Ten developments and files, both local and foreign, will determine the fate of Syria in 2023. The resolution of these files will have implications for years and perhaps even decades to come. They will determine the fate of the three “statelets” in Syria after they remained largely unchanged in the past three years.
1 – Turkish normalization: The Syrian and Turkish foreign ministers are expected to hold a meeting in mid-January to follow up on the military and security talks that were held in recent weeks. The aim is to reach Russian-sponsored joint arrangements in northern Syria, starting from the US zone of influence east of the Euphrates River.
Here, one must monitor the roadmap drafted by Moscow for Damascus and Ankara that should culminate in a meeting between Turkish President Recep Tayyip Erdogan and Syrian President Bashar al-Assad before Turkish presidential and parliamentary elections are held in June.
There is no doubt that the results of the roadmap will have massive political and economic repercussions on Syria and its surrounding. Will deals be struck? Will concessions over geography be made in exchange for political and economic gain?
2 – Kurdish concerns: One of the main common points of agreement between Moscow, Ankara and Damascus is weakening the Kurdish entity and their autonomous administration in northeastern Syria. They believe that these Kurdish institutions are an “existential threat to Syria and Türkiye.”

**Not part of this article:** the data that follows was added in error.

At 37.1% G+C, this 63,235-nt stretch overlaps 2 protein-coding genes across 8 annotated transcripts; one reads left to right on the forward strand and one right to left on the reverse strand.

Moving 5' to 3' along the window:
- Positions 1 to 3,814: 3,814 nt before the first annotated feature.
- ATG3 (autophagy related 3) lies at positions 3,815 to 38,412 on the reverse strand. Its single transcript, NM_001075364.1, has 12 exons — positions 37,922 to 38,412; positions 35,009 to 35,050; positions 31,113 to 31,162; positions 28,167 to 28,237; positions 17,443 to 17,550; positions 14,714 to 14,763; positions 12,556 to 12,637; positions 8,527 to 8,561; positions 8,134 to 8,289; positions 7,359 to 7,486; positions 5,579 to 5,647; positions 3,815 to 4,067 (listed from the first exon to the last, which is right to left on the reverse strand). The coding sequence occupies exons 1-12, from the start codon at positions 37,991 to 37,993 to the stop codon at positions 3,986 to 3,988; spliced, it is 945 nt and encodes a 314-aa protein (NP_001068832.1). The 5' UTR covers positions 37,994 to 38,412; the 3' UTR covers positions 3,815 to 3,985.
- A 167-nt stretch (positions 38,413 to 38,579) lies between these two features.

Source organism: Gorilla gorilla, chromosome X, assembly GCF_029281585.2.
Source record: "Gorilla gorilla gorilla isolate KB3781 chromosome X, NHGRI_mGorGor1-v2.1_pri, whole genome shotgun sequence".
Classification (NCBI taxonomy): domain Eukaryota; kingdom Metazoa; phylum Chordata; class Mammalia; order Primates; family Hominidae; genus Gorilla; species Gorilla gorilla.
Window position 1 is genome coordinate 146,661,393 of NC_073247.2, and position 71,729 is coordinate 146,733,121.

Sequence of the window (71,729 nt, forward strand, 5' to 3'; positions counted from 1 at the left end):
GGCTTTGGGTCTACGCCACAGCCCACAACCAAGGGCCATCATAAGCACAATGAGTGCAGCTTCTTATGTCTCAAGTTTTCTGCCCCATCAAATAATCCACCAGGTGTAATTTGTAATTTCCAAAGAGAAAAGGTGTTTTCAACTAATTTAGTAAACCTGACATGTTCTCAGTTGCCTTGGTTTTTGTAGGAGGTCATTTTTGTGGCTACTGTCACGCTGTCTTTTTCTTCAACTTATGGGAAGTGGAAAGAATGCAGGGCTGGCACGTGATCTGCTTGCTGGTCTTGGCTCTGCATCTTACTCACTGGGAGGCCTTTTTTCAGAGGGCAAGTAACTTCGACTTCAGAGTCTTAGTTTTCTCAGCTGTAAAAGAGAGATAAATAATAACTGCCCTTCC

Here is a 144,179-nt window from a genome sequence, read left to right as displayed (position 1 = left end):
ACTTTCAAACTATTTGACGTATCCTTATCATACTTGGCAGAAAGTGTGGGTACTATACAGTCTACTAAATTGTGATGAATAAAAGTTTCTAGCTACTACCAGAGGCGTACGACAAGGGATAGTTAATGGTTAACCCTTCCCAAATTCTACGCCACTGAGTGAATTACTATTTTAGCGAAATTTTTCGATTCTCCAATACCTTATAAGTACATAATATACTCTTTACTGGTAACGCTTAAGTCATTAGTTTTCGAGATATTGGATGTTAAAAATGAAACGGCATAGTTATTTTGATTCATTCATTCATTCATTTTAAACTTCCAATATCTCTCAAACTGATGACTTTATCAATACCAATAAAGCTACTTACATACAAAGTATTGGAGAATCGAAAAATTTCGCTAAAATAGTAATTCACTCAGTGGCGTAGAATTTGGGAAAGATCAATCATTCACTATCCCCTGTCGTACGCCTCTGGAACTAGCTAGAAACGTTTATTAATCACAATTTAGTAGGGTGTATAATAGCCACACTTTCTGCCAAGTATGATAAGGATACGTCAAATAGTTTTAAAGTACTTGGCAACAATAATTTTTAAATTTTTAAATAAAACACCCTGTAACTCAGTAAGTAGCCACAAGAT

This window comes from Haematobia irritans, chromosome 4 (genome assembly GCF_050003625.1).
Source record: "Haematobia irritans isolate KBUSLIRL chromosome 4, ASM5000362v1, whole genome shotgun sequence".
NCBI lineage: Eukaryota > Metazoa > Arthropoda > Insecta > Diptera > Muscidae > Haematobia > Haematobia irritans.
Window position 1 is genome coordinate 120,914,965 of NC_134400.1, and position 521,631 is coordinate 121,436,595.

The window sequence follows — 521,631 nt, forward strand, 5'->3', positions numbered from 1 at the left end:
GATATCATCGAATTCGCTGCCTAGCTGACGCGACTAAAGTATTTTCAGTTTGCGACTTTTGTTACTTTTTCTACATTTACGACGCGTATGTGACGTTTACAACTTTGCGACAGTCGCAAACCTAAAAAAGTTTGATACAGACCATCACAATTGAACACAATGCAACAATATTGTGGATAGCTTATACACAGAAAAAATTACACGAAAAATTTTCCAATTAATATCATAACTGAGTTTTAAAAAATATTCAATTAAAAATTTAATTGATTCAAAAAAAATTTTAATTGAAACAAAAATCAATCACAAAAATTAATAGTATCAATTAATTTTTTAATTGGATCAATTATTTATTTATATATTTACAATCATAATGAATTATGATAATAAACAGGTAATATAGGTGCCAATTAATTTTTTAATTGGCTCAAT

Joint Syrian-Turkish military operations and Russian pressure are being exerted to dismantle these Kurdish institutions and keep them at a 30-kilometer distance from the Turkish border.
One must monitor the positions of the Kurdish Syrian Democratic Forces (SDF) and Syrian Democratic Council (SDC) over these developments. The SDF has said that it has withdrawn its heavy weapons and Kurdish People Protection Units (YPG) from the border region in line with the 2019 Sochi agreement reached between Russia and Türkiye. It has, however, refused to pull out its Asayish security forces and local councils.
The SDF is banking on Erdogan’s loss in the elections and continued American support and military presence. Ankara is insisting on the dismantling of all Kurdish institutions and is not opposed to the deployment of Syrian border guards, forces and institutions on its border.